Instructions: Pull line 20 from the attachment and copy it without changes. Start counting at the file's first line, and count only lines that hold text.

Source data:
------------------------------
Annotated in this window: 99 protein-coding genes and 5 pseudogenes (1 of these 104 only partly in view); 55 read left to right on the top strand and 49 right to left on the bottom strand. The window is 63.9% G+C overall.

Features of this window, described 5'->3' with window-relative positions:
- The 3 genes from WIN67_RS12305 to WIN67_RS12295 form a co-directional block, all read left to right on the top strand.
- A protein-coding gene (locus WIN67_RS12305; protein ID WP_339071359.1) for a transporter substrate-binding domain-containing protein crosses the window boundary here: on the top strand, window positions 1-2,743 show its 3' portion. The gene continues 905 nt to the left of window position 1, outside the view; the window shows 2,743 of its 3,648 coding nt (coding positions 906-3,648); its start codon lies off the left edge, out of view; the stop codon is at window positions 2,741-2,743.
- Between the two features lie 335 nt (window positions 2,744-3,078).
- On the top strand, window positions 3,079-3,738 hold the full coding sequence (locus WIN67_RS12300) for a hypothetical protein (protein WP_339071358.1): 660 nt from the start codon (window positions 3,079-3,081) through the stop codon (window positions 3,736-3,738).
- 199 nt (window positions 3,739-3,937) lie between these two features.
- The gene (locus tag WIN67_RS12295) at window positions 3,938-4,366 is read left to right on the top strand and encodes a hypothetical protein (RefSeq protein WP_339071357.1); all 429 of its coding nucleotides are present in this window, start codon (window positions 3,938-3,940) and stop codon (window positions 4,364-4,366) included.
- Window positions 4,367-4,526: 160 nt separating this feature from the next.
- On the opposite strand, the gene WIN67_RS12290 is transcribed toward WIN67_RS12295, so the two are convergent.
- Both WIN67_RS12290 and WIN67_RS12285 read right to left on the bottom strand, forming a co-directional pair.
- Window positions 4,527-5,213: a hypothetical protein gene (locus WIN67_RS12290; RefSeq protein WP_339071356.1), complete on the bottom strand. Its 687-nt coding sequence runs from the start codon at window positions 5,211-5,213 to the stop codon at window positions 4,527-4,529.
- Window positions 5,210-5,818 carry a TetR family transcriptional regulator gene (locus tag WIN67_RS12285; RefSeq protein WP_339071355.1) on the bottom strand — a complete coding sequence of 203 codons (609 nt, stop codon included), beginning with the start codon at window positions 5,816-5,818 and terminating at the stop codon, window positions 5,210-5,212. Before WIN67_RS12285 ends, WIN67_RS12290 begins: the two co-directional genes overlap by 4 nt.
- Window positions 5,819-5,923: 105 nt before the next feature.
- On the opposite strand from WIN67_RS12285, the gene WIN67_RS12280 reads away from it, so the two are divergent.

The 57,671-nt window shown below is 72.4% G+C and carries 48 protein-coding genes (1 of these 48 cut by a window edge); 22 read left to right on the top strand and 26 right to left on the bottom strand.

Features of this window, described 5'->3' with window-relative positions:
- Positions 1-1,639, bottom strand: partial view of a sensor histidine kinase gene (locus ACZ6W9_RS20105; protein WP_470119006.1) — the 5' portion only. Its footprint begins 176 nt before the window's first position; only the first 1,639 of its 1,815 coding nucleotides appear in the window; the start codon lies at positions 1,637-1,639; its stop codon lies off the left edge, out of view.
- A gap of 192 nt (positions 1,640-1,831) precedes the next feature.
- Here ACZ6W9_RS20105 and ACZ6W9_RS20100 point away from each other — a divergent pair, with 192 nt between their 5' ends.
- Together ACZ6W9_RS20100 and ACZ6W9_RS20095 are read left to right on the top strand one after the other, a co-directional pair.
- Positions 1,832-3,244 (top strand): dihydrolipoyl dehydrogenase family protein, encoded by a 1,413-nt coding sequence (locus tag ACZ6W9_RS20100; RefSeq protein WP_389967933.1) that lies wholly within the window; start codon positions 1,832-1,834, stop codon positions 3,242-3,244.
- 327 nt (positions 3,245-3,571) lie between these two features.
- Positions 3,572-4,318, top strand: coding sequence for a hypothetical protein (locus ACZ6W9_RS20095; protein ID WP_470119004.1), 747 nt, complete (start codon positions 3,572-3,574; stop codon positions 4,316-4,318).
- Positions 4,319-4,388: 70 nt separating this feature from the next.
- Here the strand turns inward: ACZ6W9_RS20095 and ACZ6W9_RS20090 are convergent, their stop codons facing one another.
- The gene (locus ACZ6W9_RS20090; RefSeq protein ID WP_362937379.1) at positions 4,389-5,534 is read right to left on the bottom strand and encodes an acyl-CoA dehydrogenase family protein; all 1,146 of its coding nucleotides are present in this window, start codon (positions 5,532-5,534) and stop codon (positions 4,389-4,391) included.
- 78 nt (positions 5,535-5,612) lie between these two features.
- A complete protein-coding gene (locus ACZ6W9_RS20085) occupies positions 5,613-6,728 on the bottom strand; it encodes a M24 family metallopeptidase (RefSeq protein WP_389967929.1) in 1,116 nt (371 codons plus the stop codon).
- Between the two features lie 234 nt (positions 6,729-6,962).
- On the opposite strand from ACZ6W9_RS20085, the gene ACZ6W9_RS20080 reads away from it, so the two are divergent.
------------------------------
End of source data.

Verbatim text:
- Here ACZ6W9_RS20105 and ACZ6W9_RS20100 point away from each other — a divergent pair, with 192 nt between their 5' ends.